“For far too long, our constituents have done everything right at the doctor’s office or hospital yet still found themselves stuck with surprise medical bills, sometimes to the tune of tens of thousands of dollars. And frequently, they have to fight these bills at the same time they are facing a medical crisis.” (Senator Bill Cassidy, MD)
In recent years, there has been an increase in the number of people who are under-insured or uninsured. This means that they either do not have health insurance, or their health insurance does not cover all of the costs associated with their care. As a result, these individuals are often responsible for paying the entire cost of their care out-of-pocket. This can be a significant financial burden, especially for those struggling with chronic conditions like mental illness or substance use disorders.
The No Surprises Act and Good Faith Estimates can help to protect these individuals by ensuring that they do not have to pay the entire cost of their care out-of-pocket.
What is the No Surprises Act?
What are Good Faith Estimates?
Enterprise-scale treatment programs have the potential to make a significant impact on the mental health of their communities. However, patient retention is essential to the success of these programs. Patient retention ensures that patients receive the care they need to recover from their illness and maintain sobriety. It also allows treatment providers to track their patient’s progress and assess their treatment methods’ success.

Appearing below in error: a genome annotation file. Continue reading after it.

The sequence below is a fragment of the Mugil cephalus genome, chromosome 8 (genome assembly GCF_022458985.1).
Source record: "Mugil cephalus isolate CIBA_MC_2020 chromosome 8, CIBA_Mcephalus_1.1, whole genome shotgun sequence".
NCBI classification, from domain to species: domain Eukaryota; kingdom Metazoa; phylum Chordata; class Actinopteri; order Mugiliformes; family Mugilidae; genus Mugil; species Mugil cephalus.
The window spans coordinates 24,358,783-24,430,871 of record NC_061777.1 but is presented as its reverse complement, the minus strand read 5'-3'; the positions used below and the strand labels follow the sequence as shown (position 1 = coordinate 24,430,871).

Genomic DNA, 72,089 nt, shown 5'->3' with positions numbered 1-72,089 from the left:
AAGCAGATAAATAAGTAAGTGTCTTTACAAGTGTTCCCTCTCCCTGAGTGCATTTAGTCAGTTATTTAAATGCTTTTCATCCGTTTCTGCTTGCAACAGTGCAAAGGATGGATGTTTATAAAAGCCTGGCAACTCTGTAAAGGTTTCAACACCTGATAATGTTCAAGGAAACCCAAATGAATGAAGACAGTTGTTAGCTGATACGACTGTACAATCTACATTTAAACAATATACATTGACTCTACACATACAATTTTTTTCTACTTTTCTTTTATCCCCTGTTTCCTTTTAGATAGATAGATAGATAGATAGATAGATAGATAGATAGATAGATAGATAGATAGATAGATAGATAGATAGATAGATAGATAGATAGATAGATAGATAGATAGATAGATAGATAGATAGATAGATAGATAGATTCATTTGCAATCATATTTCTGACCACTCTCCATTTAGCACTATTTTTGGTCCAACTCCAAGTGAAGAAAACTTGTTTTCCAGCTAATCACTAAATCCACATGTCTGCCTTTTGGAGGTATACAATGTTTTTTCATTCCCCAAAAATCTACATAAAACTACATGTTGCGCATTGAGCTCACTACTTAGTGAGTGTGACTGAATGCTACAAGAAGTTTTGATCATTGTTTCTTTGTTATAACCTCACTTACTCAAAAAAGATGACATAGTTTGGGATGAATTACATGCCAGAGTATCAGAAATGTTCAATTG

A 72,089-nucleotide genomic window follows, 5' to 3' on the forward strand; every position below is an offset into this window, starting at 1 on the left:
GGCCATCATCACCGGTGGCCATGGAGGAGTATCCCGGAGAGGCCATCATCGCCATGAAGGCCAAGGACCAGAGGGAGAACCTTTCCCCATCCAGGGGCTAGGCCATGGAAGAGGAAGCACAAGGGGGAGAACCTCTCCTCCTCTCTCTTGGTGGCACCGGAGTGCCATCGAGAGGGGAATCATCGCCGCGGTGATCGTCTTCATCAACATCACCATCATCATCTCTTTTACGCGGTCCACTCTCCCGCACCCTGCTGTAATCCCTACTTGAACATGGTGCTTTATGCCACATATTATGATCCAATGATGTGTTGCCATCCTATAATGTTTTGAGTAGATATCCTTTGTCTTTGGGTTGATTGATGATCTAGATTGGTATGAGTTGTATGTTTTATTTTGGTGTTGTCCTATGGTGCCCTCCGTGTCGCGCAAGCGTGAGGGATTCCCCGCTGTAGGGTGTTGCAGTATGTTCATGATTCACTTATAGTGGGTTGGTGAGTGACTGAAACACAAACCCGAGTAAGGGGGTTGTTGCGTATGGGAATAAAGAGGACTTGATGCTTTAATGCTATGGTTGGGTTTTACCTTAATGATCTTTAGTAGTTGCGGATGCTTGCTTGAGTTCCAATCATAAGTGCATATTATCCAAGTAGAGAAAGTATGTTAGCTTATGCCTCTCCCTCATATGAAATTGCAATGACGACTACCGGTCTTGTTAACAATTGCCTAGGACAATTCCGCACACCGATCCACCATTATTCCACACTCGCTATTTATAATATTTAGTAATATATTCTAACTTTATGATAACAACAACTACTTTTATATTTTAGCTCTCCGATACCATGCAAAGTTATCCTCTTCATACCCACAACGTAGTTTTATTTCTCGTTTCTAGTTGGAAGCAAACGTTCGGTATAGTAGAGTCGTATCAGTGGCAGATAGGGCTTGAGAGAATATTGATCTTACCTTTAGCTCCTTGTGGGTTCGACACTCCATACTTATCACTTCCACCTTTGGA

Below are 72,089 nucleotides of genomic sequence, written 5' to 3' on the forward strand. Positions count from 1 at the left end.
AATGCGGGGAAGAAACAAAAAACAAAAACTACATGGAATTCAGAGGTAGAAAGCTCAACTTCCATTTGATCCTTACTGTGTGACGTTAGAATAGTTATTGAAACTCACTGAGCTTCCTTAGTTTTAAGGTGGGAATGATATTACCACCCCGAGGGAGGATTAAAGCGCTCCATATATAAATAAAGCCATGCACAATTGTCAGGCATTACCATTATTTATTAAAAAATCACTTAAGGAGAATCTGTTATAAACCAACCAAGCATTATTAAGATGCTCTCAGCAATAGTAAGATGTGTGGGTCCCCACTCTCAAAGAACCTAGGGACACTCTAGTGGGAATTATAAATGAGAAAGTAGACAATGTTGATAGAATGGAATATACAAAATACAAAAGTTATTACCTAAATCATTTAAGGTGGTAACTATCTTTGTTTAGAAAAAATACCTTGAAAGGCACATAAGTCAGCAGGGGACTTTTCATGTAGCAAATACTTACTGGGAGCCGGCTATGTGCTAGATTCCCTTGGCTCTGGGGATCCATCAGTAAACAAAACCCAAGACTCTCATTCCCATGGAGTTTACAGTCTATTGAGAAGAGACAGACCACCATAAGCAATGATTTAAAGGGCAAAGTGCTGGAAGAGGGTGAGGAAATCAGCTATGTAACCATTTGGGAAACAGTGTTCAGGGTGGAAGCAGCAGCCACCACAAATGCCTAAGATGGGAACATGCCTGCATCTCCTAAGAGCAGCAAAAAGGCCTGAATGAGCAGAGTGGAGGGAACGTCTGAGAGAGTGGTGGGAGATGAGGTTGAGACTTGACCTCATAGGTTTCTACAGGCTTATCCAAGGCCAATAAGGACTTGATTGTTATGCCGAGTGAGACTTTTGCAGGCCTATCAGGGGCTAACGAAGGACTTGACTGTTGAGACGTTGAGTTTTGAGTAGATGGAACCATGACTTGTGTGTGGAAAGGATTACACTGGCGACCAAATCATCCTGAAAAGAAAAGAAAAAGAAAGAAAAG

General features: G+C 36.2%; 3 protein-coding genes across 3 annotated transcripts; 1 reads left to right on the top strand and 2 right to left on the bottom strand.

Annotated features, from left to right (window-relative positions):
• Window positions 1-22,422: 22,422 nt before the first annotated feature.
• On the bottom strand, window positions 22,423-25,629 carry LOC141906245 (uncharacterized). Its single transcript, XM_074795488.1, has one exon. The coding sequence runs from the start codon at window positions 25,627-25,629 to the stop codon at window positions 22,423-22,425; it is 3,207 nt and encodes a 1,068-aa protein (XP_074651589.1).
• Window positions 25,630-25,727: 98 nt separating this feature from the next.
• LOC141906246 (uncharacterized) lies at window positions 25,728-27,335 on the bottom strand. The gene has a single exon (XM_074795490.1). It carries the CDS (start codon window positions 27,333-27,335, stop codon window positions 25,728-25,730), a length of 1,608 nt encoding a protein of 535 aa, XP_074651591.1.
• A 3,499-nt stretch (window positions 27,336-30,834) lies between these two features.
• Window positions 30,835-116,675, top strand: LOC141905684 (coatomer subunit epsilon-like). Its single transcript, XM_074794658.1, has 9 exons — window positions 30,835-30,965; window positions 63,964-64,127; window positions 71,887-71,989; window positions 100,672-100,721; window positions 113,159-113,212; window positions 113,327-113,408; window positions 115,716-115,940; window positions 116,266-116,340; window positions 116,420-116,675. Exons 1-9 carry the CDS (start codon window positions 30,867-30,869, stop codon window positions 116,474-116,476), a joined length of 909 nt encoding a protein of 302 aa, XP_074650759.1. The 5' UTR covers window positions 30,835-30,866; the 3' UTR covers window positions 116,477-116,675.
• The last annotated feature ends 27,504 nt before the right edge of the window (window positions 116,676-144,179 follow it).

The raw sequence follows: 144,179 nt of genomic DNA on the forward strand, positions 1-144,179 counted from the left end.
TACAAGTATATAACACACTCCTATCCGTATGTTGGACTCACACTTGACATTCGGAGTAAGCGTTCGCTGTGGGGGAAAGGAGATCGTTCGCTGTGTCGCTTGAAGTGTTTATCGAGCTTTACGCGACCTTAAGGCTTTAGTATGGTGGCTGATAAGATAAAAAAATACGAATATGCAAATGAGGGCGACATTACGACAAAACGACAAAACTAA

The Benefits of the No Surprises Act and Good Faith Estimates
The benefits of the No Surprises Act and Good Faith Estimates are threefold:
Protection for Those Who are Underinsured or Uninsured
Better Information for Consumers
What Does the No Surprises Act Mean for Providers?
The No Surprises Act will have a few different implications for providers. First, providers will be required to give patients a Good Faith Estimate of their expected share of the costs associated with their care. Second, providers will be prohibited from billing patients more than their expected share of the cost of their care. This means that if a patient’s insurance does not cover the full cost of their care, the provider cannot bill the patient for the remaining balance. Third, providers will be required to give patients a refund if they are billed more than their expected share of the cost of their care. Finally, the No Surprises Act will create a new appeals process for patients who believe that they have been incorrectly billed for their care.